Both Cragun and Haydée were precocious balletomanes. Marcia, born in a Rio de Janeiro suburb to a Portuguese-Brazilian gynecologist and his Italian-Argentinian wife, couldn't sit still, even at 3, when the radio was on. "I'd be up and dancing with a scarf at every waltz." She saw Sleeping Beauty at 4 and "from then on, it was only ballet. I had no interest in dolls or games." At 7 she debuted as the page in Der Rosenkavalier, and at 14 joined the corps of Rio's ballet school. She went on to London's Royal Ballet school. Then, accepted by the Marquis de Cuevas Ballet in Paris, she lost a year fighting a weight problem. (She had bloated to 135 pounds; now, at 5'3", she's 98.) In 1961 she auditioned for Cranko, who, to her amazement—and everyone else's—accepted her not merely as a member of the corps de ballet but as his prima ballerina. She became the centerpiece of his succession of brilliant and original ballets—The Taming of the Shrew, Eugene Onegin.
Ricky, the son of a would-be actor who wound up as chief librarian of Sacramento City College, was "running, jumping and whirling every time I heard music in the house." At 5 his dad took him to see Singin' in the Rain and "That was it." With movie hoofer Donald O'Connor as "my first absolute idol," Cragun started tap classes that same year and leaped into ballet at 11 in a local children's production of Cinderella. ("The attraction of ballet was the jumping.") Hoping to sign on with Leningrad's Kirov Ballet ("the mecca, especially for men"), Cragun won a scholarship to Canada's Banff School of Fine Arts at 15, reached London at 16 and the insular industrial town of Stuttgart at 17. And there he stayed. "Suddenly I realized, 'This is where I belong,' " he says. "I fell in love with everything." Not the least of which was Marcia.
The two of them live in a sumptuously furnished three-bedroom maisonette crammed with pewter and plants ("The plants like Bach, Liszt and Mahler," Marcia jokes; "if I play ballet music, they go spastic and die") just three minutes from the theater in their white Mercedes 250SL. At home they speak English but switch to Portuguese to communicate privately beyond their four walls. Cragun is also fluent in German, as is Haydée, who also speaks French, Italian and Spanish. To relax they slip into the nearby Black Forest for a weekend of hiking and saunas. At home Ricky often whips up a stack of pancakes "as an outlet when I get depressed, even at 2 a.m." Whatever fights they have, they both say, come from their differences in temperament. "We have a rule never to go to sleep without resolving conflict," says Ricky. "Sometimes it keeps us up the whole night. It would be a dishwater affair without these flareups."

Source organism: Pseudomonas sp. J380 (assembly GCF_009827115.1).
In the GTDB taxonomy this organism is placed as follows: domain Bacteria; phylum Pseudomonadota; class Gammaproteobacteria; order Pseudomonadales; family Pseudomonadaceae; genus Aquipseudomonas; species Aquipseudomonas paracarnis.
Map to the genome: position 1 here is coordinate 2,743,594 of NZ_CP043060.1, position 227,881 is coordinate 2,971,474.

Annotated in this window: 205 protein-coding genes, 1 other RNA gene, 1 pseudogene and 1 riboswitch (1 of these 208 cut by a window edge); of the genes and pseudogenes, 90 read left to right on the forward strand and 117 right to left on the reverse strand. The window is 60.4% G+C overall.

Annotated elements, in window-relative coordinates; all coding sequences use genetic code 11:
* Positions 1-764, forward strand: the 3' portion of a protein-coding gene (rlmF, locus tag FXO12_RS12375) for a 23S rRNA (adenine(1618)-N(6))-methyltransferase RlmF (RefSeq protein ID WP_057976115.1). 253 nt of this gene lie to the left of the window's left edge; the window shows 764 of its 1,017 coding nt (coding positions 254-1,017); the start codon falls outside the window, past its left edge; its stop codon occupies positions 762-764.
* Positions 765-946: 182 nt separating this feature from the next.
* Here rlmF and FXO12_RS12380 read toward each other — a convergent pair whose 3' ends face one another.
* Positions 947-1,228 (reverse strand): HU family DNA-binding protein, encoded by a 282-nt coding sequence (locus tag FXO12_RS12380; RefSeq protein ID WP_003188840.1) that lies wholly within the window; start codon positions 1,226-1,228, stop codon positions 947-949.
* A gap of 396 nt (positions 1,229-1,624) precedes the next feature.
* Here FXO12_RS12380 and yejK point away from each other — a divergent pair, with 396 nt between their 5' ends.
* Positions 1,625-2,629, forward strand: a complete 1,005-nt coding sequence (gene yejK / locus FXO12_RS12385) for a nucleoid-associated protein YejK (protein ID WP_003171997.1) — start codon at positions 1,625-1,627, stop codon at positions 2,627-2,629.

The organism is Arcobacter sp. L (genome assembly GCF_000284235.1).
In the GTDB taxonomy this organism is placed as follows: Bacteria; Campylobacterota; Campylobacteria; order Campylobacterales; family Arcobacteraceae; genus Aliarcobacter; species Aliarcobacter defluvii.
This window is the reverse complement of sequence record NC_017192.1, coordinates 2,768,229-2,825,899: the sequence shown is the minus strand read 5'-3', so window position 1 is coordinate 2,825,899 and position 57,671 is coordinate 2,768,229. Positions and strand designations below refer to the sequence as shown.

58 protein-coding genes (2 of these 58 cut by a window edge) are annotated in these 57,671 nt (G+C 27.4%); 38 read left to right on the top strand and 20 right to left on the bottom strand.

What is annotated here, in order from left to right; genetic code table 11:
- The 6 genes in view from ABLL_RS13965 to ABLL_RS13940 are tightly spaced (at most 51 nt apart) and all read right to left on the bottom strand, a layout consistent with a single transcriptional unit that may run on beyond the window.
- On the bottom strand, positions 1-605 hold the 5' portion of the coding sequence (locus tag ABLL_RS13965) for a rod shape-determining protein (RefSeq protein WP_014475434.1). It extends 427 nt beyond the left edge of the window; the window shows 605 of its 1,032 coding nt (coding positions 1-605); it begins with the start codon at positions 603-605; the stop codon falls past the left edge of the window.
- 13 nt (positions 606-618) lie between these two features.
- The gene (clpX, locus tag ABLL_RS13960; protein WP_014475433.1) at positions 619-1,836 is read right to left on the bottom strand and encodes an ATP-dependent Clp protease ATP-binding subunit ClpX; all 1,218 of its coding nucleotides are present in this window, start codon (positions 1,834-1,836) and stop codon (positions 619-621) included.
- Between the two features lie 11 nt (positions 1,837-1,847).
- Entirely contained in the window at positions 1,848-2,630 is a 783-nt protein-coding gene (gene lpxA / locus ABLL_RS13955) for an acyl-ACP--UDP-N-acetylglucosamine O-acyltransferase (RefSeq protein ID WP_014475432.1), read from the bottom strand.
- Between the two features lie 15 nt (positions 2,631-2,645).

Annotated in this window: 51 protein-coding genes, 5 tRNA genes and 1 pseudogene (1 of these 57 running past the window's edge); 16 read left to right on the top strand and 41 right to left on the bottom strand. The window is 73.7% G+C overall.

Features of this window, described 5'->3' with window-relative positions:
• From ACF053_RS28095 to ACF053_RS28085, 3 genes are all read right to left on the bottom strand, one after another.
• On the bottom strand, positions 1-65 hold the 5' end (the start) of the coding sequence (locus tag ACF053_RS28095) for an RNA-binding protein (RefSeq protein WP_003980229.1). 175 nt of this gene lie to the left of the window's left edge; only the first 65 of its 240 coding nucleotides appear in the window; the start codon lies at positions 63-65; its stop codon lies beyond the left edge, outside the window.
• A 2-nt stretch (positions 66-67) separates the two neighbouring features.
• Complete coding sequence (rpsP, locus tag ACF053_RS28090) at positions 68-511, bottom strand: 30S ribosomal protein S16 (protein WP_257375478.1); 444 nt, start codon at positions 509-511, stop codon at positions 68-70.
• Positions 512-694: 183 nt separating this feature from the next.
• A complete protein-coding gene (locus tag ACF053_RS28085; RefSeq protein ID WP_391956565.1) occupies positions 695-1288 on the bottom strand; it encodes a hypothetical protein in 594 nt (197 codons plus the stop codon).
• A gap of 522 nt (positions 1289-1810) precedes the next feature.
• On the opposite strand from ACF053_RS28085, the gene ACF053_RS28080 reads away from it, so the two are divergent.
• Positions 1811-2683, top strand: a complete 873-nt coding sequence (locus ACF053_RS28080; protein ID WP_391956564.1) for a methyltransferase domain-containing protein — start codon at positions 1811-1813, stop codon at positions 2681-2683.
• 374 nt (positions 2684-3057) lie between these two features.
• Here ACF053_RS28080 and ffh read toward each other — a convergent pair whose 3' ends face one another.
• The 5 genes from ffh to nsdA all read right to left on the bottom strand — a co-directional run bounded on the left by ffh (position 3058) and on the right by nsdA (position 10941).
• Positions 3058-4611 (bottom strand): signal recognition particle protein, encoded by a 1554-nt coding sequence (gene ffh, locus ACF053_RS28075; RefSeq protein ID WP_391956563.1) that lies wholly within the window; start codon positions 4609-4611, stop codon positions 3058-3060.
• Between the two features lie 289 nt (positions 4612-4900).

Marriage? "I don't know what that would bring us that we don't already have," Marcia muses, "except higher taxes." (West German law encourages two big earners to stay single.) As for children, Ricky says, "Marcia would be a fantastic mother but only if she gave up everything." She adds, "I do feel like a mother to my dancers. I worry about their problems." To Ricky, his and Marcia's life together seems remarkably complete now. "We are fulfilling ourselves within Stuttgart's boundaries," he says. "There is more than enough right here."
No other art so thoroughly fuses two performers into one as ballet. But every time Richard Cragun lifts Marcia Haydée over his head in a pas de deux, he faces the disturbing knowledge that, should he slip, he'd alienate not only (1) his eminent partner, but also (2) the woman with whom he's lived for 14 unmarried years and (3) the boss.